It's been a busy year in the world of SharePoint. From the release of SharePoint 2013 to the SharePoint 2012 conference, we've covered a lot of news here on CMSWire. As a little holiday treat, here are the top 20 SharePoint articles of the year.
SharePoint Top 20
1) Our highest ranking article for 2012, Andrew Bishop's (@andrewbish) "SharePoint 2013: 7 Features Users are Going to Love"
Unlike the continual release model of its cloud based competitors, Microsoft releases a major version of SharePoint every three years. There are some downsides to this approach (see later in this article), but one definite upside is that when the releases do come around, those of us who work with SharePoint every day tend to get a bit excited. (As in, excited like first graders at a raspberry cordial party.)
2) Mike Ferrara's (@mikecferrara) "SharePoint 2013: 5 Reasons Why the New App Model Will Make Everyone Happy"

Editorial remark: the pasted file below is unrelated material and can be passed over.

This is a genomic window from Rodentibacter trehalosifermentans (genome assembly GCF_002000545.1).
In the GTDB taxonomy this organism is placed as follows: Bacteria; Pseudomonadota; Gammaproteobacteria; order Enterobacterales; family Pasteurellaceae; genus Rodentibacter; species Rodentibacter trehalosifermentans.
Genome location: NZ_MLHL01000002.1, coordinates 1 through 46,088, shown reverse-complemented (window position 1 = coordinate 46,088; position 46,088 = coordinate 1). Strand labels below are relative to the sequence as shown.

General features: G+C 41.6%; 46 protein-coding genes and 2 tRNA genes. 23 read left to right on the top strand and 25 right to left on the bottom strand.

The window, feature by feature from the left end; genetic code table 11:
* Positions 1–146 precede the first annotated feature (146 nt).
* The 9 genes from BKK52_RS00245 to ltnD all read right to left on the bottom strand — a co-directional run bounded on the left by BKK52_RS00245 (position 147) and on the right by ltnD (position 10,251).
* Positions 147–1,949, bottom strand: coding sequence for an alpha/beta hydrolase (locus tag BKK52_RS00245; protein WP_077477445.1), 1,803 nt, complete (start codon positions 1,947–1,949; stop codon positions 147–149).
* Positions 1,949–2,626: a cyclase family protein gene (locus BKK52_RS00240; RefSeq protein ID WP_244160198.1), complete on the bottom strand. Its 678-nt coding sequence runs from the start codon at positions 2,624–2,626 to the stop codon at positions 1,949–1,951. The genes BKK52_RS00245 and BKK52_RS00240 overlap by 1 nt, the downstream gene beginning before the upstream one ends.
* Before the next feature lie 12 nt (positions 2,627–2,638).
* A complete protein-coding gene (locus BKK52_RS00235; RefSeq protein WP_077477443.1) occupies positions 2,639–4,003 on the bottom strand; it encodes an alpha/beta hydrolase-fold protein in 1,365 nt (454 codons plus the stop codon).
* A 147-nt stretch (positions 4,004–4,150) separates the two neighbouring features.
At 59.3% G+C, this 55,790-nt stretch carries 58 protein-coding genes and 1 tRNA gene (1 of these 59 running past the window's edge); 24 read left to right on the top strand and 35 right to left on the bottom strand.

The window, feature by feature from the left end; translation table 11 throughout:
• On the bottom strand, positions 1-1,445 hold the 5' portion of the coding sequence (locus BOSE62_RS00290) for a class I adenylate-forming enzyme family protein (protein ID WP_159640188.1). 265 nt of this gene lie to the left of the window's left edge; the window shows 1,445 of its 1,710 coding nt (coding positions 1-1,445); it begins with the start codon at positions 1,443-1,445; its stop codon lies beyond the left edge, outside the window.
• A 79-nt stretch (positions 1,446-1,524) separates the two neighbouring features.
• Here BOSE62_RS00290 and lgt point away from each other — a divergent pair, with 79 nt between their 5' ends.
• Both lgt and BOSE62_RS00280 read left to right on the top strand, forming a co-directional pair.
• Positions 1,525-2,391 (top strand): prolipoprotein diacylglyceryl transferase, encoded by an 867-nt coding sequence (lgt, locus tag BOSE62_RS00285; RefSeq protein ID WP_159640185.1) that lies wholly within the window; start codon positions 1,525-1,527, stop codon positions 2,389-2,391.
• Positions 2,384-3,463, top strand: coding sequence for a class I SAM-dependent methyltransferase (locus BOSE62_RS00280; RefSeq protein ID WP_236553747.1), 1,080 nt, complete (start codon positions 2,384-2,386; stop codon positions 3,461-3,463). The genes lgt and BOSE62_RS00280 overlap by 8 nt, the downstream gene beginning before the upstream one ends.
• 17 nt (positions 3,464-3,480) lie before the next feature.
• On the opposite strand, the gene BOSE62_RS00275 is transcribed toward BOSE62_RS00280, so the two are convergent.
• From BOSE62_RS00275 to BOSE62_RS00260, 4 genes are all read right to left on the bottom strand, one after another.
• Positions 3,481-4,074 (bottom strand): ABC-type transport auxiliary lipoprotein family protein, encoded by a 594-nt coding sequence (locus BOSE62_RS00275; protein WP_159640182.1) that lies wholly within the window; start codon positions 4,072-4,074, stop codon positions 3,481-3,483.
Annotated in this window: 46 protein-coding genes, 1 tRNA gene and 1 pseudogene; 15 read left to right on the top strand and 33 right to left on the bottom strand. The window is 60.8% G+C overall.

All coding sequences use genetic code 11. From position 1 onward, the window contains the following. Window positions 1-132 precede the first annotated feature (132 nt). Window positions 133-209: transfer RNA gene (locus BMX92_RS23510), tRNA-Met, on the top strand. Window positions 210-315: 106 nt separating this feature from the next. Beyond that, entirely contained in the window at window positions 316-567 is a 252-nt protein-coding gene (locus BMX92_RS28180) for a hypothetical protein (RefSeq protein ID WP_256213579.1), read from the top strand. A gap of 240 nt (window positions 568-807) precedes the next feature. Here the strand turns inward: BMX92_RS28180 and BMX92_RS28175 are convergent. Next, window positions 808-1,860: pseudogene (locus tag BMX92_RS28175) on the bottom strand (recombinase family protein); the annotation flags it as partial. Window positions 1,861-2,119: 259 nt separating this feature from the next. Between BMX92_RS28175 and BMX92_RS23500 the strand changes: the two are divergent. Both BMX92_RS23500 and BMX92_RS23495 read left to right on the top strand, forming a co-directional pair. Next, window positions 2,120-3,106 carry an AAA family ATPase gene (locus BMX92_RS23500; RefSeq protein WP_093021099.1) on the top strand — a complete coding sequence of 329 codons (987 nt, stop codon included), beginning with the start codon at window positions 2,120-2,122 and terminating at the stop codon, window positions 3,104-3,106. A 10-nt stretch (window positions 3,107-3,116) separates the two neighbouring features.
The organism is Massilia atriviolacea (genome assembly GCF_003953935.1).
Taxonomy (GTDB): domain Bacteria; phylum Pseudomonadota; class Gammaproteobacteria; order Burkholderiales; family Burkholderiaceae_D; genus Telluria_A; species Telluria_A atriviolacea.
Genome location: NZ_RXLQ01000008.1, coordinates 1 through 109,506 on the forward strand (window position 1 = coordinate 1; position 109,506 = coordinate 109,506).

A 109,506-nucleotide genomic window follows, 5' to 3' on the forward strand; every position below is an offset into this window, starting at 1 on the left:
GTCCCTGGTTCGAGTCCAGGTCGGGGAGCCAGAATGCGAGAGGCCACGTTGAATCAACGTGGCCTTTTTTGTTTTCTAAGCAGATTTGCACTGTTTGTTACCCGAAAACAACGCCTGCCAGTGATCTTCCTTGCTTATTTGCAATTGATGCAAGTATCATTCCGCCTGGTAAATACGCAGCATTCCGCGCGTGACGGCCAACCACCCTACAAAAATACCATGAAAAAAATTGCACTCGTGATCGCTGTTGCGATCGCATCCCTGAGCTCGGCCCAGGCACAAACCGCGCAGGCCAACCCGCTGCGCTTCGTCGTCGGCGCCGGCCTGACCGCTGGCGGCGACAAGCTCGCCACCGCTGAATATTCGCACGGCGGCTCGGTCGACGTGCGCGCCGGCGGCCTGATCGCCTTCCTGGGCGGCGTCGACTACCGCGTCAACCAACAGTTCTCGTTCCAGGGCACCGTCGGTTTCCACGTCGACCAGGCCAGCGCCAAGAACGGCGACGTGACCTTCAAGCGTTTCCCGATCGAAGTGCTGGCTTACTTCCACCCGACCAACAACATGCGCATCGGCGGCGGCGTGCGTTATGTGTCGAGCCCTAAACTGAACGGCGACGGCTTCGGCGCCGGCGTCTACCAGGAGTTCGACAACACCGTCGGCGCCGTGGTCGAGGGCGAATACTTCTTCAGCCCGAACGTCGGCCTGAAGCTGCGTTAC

As I’m sure you’ve heard, on Monday Microsoft officially released the public preview for Office and SharePoint 2013. And although the NDA is still in place (super special people only), there’s a wealth of knowledge now in the public domain for consumption.
3) Mark Miller's "Why SharePoint 2013 Isn't for You"
There’s a lot of noise on the street since the announcement of SharePoint 2013. We’re headed towards the largest SharePoint conference of the year in Las Vegas this November and it’s only going to get louder. Where does that leave you, the end user of SharePoint? About where you were before the announcement came out, I would think. It should not affect you at all.
4) Steven Pogrebivsky's (@MetaVisTech) "5 Critical Steps to SharePoint Information Architecture Planning"